The Narendra Modi government’s responses to the deaths of 40 CRPF troopers in last year’s Pulwama terror attack and the killing of 20 soldiers by the Chinese army on Monday night present a contrast.
A day after the Pulwama massacre — and two months before a general election — the bodies of the CRPF jawans were brought to Delhi on an air force plane. The political leadership paid homage to the dead in a televised programme amid an escalation in anti-Pakistan rhetoric.
No such gesture has yet been forthcoming for the slain soldiers, who died in a violent faceoff in the Galwan Valley of eastern Ladakh, despite the government’s avowed commitment to a muscular form of nationalism.
While the coronavirus-induced compulsions against gatherings would anyway have limited any post-Pulwama-like show, the government’s muted response to the Ladakh carnage — in contrast to the muscle-flexing that followed the CRPF deaths — has prompted questions from army veterans.
It took defence minister Rajnath Singh 36 hours to break his silence on Monday night’s killings.
His comment describing the deaths as “deeply disturbing and painful” was the first statement from the political leadership on the subject — and it came on Twitter.
“When the Pulwama attack took place, there was an election to be won. Now there’s no election, so the government has chosen not to bring the bodies to Delhi and make a spectacle of it. It clearly shows the government’s double standard,” a retired general told The Telegraph, requesting anonymity.
“The BJP benefited tremendously from the Pulwama attack by using it as an electoral issue. It also claimed credit for the subsequent military operations, like the cross-border air strikes on Balakot in Pakistan.”
Prime Minister Modi had been the first to pay homage to the slain CRPF troopers when their bodies arrived at the Palam airbase on a C-130J Super Hercules aircraft on February 15, 2019.
Television images showed Modi, hands folded and head bowed, walk around 40 Tricolour-draped coffins as he led the nation in paying its last respects to the dead.
Later, homage was paid by national security adviser Ajit Doval, then Congress president Rahul Gandhi, Delhi chief minister Arvind Kejriwal, the then chiefs of the three services and senior cabinet ministers, including then defence minister Nirmala Sitharaman and then home minister Rajnath.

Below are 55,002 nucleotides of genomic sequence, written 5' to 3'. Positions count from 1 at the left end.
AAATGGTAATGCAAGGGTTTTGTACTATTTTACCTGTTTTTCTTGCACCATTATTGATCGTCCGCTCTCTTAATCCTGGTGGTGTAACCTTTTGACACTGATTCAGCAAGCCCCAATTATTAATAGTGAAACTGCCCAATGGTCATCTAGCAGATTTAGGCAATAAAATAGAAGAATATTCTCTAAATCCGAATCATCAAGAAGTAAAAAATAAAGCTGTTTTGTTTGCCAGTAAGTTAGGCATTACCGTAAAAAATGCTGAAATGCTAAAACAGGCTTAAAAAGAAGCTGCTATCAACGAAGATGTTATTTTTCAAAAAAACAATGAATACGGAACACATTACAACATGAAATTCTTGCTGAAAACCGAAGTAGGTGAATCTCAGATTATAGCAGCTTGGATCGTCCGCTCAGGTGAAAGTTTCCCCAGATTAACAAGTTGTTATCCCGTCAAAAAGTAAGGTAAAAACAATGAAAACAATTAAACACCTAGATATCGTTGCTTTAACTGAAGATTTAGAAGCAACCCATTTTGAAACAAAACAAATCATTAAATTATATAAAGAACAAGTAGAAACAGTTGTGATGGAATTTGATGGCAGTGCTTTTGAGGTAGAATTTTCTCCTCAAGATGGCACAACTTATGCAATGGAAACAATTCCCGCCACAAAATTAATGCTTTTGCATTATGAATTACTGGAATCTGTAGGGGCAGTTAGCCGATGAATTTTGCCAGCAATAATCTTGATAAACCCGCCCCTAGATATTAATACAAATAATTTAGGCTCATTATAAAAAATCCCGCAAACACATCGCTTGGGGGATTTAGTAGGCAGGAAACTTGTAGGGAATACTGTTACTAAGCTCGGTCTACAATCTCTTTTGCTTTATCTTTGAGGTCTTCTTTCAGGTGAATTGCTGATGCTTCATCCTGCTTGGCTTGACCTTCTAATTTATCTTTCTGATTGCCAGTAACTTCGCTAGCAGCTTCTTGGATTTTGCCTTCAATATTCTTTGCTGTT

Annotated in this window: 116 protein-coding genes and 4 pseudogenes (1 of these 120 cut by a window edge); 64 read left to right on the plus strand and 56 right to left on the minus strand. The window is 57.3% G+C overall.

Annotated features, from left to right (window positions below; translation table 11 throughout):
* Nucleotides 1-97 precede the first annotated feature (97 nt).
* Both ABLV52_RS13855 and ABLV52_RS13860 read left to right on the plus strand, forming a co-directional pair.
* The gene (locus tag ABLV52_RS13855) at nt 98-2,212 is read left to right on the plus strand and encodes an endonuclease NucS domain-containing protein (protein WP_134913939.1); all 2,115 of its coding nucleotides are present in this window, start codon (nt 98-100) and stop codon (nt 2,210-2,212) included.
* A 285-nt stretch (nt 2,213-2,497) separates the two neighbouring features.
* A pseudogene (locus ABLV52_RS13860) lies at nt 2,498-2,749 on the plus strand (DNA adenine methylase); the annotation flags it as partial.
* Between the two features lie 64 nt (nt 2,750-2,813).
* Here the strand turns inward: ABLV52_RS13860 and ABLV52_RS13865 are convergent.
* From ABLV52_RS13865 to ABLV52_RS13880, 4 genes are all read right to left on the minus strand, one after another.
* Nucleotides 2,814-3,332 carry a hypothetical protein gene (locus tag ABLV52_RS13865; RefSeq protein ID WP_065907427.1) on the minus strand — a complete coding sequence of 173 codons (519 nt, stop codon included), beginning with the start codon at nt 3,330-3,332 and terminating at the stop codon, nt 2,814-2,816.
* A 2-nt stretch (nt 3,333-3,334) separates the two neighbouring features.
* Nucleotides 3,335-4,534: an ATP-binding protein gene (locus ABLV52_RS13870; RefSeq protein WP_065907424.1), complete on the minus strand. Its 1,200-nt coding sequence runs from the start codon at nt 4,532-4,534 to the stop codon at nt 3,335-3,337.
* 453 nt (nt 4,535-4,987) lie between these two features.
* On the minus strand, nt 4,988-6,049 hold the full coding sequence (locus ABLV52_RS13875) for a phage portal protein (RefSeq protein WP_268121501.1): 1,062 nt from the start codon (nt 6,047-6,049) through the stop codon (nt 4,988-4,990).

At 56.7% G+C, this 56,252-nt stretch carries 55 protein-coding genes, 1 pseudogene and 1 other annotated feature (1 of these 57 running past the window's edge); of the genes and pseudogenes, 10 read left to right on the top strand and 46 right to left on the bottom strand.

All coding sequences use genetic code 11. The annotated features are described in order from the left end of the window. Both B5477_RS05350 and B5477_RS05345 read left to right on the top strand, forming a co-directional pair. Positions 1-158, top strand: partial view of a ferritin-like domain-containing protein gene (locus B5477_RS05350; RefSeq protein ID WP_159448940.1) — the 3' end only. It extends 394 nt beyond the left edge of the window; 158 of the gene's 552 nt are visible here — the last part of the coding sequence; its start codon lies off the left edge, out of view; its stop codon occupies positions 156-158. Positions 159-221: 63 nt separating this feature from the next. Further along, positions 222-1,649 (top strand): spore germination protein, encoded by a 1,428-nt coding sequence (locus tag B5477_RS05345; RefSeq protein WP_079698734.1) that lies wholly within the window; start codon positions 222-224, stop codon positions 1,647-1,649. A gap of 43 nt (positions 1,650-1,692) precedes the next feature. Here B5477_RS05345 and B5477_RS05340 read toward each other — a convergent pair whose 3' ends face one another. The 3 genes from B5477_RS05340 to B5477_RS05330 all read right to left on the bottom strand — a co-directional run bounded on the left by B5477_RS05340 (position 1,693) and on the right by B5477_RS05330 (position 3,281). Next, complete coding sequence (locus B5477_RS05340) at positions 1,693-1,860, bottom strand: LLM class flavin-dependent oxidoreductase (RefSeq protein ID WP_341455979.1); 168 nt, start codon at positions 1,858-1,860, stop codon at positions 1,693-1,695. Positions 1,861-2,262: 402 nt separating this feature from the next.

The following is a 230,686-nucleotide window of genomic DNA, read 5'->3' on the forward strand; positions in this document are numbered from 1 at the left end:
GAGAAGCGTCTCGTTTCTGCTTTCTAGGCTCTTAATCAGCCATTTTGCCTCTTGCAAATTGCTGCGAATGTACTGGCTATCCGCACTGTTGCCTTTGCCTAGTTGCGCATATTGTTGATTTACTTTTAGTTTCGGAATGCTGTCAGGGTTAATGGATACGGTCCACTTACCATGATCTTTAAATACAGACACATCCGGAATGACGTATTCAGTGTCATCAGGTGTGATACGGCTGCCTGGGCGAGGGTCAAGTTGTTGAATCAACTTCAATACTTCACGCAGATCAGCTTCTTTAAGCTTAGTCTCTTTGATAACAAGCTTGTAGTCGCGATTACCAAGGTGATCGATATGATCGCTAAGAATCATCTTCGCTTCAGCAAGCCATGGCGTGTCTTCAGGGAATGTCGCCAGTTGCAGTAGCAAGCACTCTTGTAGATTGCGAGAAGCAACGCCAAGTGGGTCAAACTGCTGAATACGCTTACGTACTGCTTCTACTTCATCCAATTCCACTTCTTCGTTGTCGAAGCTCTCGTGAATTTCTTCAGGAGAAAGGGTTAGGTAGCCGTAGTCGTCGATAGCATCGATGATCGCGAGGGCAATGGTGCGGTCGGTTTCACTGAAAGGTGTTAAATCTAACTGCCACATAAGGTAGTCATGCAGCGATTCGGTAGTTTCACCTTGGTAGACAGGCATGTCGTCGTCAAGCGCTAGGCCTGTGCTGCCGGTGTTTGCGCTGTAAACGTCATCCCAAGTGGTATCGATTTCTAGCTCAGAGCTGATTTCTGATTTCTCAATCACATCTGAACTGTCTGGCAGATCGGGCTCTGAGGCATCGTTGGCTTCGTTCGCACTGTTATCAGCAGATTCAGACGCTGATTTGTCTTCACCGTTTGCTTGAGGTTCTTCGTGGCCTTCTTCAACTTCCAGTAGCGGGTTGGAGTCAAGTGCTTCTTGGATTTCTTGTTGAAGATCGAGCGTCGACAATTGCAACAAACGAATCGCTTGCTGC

Each of them laid a wreath on a coffin in a solemn ceremony. The bodies were later sent to their respective states.
This time Modi, who had for over a month said nothing despite reports of Chinese incursions in eastern Ladakh, also stayed mum on the killing of the 20 soldiers till Wednesday afternoon.
He broke his silence at a prescheduled meeting with chief ministers that was meant to discuss the Covid-19 crisis.
India is “capable of giving a yathochit (befitting) reply”, Modi said in his opening remarks at the videoconference, although the written text put out by the government replaced “yathochit” with “nirnayak (decisive)”.
Modi also asked the chief ministers to observe two minutes’ silence in the slain soldiers’ honour.
In contrast, government leaders had been so loquacious about Pulwama in the run-up to last summer’s elections that over 150 veterans had written to the President expressing anguish at poll campaigners politicising the army.
They had questioned ruling establishment members’ move of claiming “credit for military operations like cross-border strikes, and even going so far as to claim the armed forces to be ‘Modi ji ki sena’ (Modi’ army)”.
Modi had asked first-time voters to dedicate their ballots to the soldiers who carried out the Balakot air strikes. Uttar Pradesh chief minister Yogi Adityanath had referred to the armed forces as “Modi ji ki sena”.
The government’s responses to the Pulwama and Galwan Valley killings do, however, show one similarity: its reluctance to lift the veil of mystery on how they happened.
While the Centre insisted on Tuesday that all India’s activities take place on its side of the border, it is yet to reveal how the Chinese could have entered Indian territory and killed its soldiers.
“Our soldiers were killed in our own territory. How could the Chinese army transgress into an area that has been ours since 1962?” the retired general who spoke to this newspaper said.
He asked why the government had not yet fixed accountability for the command failure and intelligence lapse that resulted in the Chinese incursions since early May.
Sixteen months after Pulwama, too, the government has not yet explained how a single terrorist could cause such havoc in one of the world’s most militarised zones.
Nor has accountability been fixed for the intelligence failure that allowed a car bomber to drive into the path of a CRPF convoy on a heavily secured highway, and apparently from the wrong direction.